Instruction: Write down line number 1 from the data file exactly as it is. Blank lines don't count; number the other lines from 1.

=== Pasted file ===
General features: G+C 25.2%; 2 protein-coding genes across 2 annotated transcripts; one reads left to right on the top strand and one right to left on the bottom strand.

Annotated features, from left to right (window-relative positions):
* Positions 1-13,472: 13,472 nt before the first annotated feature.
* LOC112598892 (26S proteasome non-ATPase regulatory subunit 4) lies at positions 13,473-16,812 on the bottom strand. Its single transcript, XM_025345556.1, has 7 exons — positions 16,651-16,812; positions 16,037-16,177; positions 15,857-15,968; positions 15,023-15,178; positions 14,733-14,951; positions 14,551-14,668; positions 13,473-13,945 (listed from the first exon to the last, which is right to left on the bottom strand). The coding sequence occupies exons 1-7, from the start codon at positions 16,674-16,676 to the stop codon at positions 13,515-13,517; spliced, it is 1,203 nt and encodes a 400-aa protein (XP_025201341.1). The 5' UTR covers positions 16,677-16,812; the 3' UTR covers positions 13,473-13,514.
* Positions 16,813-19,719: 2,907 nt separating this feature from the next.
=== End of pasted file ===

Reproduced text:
General features: G+C 25.2%; 2 protein-coding genes across 2 annotated transcripts; one reads left to right on the top strand and one right to left on the bottom strand.